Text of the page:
After building the four bookcase boxes, I decided to paint the outside panels before they went up, just to make things easier, and to keep paint away from the marble (that’s coming up!).
I know some people aren’t a fan, but I love being able to see the wood grain through the paint. So much.
We’re going to miss this place to put all our things once we can’t have it anymore. Doug said he wants to build a room “made up entirely of surfaces, so we have places to dump everything all the time.” Ha. The painters’ tape on the wall is so we know where the studs are.
I wanted a marble divider between the lower cabinets, and the upper cases. We opted to use a marble windowsill (which we used for the shower curb on Jackson Street), which was a great decision for cost, but maybe a poor decision for durability.
Cutting it so it would have the mitered angle kept ending up with chips, because it was so fragile. It would have cost more to do a solid piece, but it would have amounted to a lot less headache. Still, it’s going to look great when it’s done. Tips, if you do this : Make sure your saw blade is new. Be patient. Have extra pieces for when you make mistakes. Start cutting from the tip and, and not the wide end, because that makes the tip break off quicker.
Eventually we got some decent cuts. Not great, but decent.
We made sure that everything was going to fit all around!
So then we changed gears to make the side panels. Since the lower cabinets are upper kitchen cabinets, the sides were unfinished. Before we attached the marble, we needed to make sure that the sides were cut and ready.
Also of note – we wanted these cabinets to look as though the room was built around them. So we wanted to get rid of the large gap between the wall and the cabinet, over the crown moulding.
We used the contour gauge to make a measurement of the baseboard.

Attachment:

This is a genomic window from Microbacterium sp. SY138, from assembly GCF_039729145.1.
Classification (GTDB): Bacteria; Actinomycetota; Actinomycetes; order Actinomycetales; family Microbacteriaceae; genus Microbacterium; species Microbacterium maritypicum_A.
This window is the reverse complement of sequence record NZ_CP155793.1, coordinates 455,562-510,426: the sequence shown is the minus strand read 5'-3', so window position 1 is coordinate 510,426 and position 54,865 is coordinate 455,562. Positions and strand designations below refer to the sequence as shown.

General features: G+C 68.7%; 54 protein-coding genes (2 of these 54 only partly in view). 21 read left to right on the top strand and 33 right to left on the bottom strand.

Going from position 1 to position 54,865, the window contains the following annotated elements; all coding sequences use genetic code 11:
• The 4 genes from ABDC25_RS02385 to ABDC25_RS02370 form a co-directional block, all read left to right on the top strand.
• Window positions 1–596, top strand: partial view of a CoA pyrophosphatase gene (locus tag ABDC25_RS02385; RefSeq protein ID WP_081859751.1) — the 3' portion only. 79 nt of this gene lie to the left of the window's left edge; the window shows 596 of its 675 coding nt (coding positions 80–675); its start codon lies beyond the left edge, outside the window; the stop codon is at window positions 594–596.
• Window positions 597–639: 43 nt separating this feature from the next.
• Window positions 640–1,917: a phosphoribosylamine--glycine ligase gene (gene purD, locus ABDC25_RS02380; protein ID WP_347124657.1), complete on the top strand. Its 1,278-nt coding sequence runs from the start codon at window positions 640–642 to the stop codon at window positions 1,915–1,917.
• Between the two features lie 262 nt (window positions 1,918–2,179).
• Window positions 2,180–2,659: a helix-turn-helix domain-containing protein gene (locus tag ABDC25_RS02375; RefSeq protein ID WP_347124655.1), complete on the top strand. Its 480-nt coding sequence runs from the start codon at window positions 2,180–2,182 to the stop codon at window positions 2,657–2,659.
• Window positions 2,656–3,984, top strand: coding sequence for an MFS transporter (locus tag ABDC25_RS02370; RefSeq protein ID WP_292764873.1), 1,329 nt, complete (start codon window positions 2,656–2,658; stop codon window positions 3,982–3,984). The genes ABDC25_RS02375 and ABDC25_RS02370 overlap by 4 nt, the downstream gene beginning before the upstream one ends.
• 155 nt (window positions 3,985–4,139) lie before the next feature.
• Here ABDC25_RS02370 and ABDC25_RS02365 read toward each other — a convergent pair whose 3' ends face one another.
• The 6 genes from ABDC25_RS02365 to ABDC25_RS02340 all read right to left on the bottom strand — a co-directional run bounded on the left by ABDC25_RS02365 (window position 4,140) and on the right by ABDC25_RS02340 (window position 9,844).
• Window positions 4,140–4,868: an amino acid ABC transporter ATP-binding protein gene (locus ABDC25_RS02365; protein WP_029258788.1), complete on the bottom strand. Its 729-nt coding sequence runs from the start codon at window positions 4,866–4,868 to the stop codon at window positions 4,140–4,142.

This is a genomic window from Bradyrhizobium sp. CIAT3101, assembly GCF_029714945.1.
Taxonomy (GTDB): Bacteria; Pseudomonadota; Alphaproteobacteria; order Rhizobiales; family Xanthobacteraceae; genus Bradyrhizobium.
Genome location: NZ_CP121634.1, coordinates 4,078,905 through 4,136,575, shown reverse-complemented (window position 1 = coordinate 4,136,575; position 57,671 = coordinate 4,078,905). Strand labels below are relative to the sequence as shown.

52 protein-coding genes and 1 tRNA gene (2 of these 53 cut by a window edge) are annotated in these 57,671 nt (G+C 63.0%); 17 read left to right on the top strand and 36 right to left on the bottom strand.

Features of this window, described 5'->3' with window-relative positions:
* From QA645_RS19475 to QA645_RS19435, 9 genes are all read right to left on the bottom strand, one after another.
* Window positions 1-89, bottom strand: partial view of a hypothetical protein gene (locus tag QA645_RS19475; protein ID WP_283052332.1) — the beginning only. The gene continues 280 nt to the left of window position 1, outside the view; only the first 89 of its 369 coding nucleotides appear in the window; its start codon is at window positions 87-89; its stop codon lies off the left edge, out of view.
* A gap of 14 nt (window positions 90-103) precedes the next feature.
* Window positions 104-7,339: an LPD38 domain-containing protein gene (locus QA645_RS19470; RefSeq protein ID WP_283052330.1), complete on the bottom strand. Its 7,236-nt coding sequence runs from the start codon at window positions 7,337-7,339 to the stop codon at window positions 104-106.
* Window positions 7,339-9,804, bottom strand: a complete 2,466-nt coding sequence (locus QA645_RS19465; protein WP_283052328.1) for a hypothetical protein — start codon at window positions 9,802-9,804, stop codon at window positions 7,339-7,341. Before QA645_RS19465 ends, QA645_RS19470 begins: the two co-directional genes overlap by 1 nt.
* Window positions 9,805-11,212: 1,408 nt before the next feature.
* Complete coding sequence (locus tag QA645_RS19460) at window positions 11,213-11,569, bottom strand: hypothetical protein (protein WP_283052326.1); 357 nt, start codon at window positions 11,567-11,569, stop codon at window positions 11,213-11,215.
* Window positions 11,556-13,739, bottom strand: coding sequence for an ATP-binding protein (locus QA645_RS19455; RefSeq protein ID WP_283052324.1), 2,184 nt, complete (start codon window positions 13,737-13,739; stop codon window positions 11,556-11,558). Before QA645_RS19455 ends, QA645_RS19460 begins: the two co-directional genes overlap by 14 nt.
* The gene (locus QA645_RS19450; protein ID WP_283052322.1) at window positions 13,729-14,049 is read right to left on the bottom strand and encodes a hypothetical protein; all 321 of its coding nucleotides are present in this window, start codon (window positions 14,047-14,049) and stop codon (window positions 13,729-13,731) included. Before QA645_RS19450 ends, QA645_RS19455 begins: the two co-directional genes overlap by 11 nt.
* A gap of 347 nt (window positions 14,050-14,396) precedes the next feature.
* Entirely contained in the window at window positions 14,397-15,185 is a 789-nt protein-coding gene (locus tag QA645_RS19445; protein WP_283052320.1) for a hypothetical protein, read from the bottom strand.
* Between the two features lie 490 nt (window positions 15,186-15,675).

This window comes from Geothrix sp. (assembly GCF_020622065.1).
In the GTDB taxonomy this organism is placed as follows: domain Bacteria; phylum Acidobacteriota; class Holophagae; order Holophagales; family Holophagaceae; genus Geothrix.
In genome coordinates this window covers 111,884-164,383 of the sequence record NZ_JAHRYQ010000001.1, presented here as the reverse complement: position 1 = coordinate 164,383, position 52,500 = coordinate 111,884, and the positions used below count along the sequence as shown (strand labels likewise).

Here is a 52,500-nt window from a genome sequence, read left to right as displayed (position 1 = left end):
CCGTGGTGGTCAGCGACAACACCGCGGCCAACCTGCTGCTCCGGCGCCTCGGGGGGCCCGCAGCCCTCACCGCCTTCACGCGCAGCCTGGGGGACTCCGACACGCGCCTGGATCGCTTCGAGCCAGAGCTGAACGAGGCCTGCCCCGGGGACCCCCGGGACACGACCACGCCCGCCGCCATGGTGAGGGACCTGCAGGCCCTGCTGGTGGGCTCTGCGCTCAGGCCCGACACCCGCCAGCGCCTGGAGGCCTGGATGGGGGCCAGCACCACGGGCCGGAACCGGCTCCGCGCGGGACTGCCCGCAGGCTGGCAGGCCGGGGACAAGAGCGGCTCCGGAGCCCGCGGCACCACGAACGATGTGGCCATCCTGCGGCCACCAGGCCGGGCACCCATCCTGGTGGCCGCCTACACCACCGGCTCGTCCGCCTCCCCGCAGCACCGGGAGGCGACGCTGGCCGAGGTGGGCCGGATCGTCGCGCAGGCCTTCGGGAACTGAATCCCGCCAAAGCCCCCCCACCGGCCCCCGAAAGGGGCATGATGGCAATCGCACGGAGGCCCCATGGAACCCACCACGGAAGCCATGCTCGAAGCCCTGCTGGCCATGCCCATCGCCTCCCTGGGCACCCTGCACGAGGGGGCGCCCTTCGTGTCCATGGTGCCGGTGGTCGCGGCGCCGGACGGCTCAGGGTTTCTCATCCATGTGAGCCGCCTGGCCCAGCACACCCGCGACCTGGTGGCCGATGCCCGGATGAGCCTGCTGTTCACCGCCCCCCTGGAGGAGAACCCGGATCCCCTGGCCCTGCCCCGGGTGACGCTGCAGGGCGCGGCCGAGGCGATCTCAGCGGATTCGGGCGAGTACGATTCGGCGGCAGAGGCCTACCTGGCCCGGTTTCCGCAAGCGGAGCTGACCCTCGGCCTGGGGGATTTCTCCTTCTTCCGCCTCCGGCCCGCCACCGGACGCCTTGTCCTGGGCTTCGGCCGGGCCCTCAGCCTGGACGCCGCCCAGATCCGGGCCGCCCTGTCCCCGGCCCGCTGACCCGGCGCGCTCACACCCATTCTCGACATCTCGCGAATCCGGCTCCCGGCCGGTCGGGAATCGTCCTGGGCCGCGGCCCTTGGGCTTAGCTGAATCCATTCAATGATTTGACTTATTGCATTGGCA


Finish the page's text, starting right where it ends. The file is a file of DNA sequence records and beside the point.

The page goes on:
And then transferred that profile onto very thin plywood.
Next, Doug cut out the shape with the Dremel Moto-Saw Kit. (Some tools were sponsored by Dremel, but all content is always based on my honest opinion!) It’s an electric mitre saw that allows really small, precision cuts, and it has a base that can clamp onto the bench. That’s how we used it here, but we’re excited to take it off and use the handheld part when we have to cope the cuts on the crown moulding and ceiling moulding.
The cut was pretty perfect, and we just had to make a couple of passes with the file to make it perfect.
INSANE. Also, ignore how awful the wood looks. I haven’t sanded it yet as of this picture. It’s so furry you could pet it and take it to obedience school.
So here, you can see how the side panel now hugs the wall. It looks so much more custom now!
And now they’re in and painted. SO FANCY!
So now that those are in, we can go ahead and instal the marble.
Once we lined and measures everything, we drew a line to make sure we hit the exact right spot once the adhesive was on.
And we smooshed it in place (that’s the technical term) and taped it to keep it from moving while it dried.
After the tape came off! And we know the joints aren’t perfect, but with some silicone, they’ll turn out okay.
The next step was to build out the back – this will allow the bookcase boxes to sit up, and allow the face frames to sit even with the bottom of the bookcase.
That’s it for now – very excited about how these are coming together!
Helpful tip (for any future thin marble cutting): Apply painters tape around top/ bottom edge & cut through the middle. It provides a pressure hold and dissipates the saw vibrations across the surface avoiding chipping most of the time.